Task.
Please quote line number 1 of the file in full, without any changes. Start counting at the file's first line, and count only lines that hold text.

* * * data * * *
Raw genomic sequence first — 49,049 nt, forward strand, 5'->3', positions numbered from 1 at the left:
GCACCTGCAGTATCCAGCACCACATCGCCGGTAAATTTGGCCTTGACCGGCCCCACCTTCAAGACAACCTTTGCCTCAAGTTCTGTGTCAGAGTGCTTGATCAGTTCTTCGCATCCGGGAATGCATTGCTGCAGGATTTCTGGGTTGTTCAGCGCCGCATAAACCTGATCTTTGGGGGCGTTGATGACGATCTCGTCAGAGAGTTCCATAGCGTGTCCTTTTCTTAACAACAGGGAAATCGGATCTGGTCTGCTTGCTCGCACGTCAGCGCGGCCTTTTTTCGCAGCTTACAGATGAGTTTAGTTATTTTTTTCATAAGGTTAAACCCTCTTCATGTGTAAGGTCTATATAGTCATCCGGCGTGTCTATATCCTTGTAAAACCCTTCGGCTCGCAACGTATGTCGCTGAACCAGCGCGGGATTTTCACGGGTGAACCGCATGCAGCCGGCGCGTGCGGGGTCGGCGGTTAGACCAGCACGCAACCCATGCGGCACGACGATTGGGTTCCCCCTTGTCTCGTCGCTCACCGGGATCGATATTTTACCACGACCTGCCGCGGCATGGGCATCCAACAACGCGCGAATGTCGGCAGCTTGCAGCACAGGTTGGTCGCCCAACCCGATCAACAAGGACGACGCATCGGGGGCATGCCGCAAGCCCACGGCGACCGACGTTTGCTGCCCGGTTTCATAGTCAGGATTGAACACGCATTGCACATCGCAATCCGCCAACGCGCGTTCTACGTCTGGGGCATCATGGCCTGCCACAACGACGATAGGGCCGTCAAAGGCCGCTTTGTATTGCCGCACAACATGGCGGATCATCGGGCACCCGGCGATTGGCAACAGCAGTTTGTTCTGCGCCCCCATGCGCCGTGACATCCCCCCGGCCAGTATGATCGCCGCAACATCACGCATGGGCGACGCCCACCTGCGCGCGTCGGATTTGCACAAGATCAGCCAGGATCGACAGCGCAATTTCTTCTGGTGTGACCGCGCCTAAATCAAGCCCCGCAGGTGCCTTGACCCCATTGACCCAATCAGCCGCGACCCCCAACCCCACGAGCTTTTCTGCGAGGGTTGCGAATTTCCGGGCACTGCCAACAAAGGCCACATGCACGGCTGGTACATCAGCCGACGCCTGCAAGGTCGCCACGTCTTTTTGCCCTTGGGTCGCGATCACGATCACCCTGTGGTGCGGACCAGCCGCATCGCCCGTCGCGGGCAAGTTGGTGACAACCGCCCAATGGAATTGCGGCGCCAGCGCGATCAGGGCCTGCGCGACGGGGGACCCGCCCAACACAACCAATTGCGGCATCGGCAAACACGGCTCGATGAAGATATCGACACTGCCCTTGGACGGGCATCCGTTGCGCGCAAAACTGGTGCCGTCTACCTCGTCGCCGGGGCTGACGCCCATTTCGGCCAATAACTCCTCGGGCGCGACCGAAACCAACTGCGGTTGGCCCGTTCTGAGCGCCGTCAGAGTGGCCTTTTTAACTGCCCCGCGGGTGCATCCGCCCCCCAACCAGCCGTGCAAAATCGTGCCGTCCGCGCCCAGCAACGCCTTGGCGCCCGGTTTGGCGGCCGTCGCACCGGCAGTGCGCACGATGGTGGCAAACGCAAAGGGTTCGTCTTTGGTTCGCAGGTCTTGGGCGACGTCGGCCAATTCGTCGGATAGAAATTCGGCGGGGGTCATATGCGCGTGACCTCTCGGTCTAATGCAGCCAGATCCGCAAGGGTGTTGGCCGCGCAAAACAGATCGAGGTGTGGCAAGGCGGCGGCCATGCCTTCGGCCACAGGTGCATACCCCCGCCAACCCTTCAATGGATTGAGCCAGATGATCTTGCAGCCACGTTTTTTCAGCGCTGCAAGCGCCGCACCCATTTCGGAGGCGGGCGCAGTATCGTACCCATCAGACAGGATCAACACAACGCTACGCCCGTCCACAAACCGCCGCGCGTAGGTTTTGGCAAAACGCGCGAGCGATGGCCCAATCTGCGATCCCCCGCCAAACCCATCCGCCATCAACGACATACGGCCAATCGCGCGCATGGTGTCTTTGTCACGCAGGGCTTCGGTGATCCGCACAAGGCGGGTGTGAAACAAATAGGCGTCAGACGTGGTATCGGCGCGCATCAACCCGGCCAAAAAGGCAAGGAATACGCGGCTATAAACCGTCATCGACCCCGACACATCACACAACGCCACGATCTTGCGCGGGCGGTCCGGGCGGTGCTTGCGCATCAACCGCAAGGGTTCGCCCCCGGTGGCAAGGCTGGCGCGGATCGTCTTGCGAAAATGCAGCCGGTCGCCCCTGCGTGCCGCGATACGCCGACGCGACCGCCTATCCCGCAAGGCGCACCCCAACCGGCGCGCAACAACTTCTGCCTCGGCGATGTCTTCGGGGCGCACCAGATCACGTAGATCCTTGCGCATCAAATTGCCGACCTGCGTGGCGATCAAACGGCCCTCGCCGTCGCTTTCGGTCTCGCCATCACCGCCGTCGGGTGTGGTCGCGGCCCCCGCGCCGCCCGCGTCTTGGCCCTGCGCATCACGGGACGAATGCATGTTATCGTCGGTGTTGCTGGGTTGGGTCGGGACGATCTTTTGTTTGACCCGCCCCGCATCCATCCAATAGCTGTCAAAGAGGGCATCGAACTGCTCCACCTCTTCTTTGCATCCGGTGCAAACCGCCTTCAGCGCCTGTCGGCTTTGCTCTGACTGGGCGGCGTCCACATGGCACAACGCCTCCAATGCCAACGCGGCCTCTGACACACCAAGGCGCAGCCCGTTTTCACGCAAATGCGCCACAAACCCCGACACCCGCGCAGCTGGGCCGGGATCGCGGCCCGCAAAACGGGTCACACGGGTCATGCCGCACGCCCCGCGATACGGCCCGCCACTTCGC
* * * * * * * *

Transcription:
Raw genomic sequence first — 49,049 nt, forward strand, 5'->3', positions numbered from 1 at the left: